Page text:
Colorado Now Requires Real-Time Air Monitoring For Heavy Polluters

June 24, 2021
Suncor Oil RefinerySuncor Oil RefineryHart Van Denburg/CPR News
The Suncor oil refinery in Denver, June 2, 2020

Gov. Jared Polis signed a bill Wednesday to increase air monitoring around some of the state’s heaviest polluters. 

His office chose a park in Commerce City for the occasion, which was a short distance from the Suncor oil and gas refinery. Suncor is a financial supporter of CPR News.

The site has become a symbol of environmental injustice after repeated air pollution violations that have exposed the low-income and largely Latinx neighborhoods nearby. It’s also one of a handful of industrial sites immediately affected by the new law. 

Under the legislation, industrial plants like the Suncor refinery must install fenceline air monitors and publish real-time results on a public website. The new law also authorizes the state to purchase a new mobile air-monitoring van to track pollution releases in affected neighborhoods.

Sam Brasch/CPR News
Gov. Jared Polis signs SB21-1189 in Commerce City. The legislation requires new real-time air monitoring around some of Colorado's heaviest polluters.

A coalition of environmental groups and residents backed the bill. Lucy Molina, a community activist from Commerce City, joined the signing ceremony.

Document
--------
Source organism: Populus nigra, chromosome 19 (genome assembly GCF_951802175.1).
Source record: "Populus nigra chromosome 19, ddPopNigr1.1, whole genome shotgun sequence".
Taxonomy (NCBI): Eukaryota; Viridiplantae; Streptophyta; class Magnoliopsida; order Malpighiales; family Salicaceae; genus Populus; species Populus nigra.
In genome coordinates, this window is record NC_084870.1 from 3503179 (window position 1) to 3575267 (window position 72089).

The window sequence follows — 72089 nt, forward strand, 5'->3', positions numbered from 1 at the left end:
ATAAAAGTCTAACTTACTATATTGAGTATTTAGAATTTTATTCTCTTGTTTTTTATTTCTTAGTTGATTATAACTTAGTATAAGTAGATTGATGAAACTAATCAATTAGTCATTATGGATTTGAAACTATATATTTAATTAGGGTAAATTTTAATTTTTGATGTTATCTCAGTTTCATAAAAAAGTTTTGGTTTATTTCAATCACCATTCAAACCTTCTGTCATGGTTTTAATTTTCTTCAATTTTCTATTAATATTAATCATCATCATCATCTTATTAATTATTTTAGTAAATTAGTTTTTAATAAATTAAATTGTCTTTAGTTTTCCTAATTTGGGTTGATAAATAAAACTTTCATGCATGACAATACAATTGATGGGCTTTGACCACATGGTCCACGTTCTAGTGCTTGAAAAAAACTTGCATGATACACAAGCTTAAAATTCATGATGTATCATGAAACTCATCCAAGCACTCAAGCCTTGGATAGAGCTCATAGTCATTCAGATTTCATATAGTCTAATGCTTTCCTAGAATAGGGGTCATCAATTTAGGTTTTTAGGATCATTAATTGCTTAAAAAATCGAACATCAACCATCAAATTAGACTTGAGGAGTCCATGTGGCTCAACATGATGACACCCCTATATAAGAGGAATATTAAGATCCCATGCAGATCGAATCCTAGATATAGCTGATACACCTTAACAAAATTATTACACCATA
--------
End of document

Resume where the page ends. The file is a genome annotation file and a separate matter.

“I think this is a start,” Molina said. “The community is speaking out and we want more accountability and more transparency."

The legislation targets three specific air toxins: benzene, hydrogen sulfide and hydrogen cyanide. Any facility releasing more than a set threshold for each chemical must comply with the new air monitoring rules. Currently, those facilities include the Suncor refinery and a Phillips 66 fuel terminal in Commerce City, a fuel terminal in Henderson and the Goodrich Carbon aircraft brakes plant in Pueblo.

Rebecca Curry, an attorney with EarthJustice who helped advance the bill, said more sites could be included in the future. The legislation empowers Colorado air commissioners to lower the thresholds to trigger air monitoring requirements and force companies to track more types of toxins. 

While the new law requires additional monitoring, it does not set limits on the target air toxins. State Rep. Adrienne Benavidez, a Democrat representing Adams County, said an earlier version of the bill would have required air regulators to put emission caps in air pollution permits. She said she hopes to bring the idea back in a future legislative session. 

“Those limits would be the next step,” Benavidez said.

In an emailed statement, a Suncor spokesperson said the company already conducts fenceline monitoring for benzene and has already taken steps to meet the requirements of the legislation. The company is also working on a community air monitoring program of its own, which is set to launch this summer.

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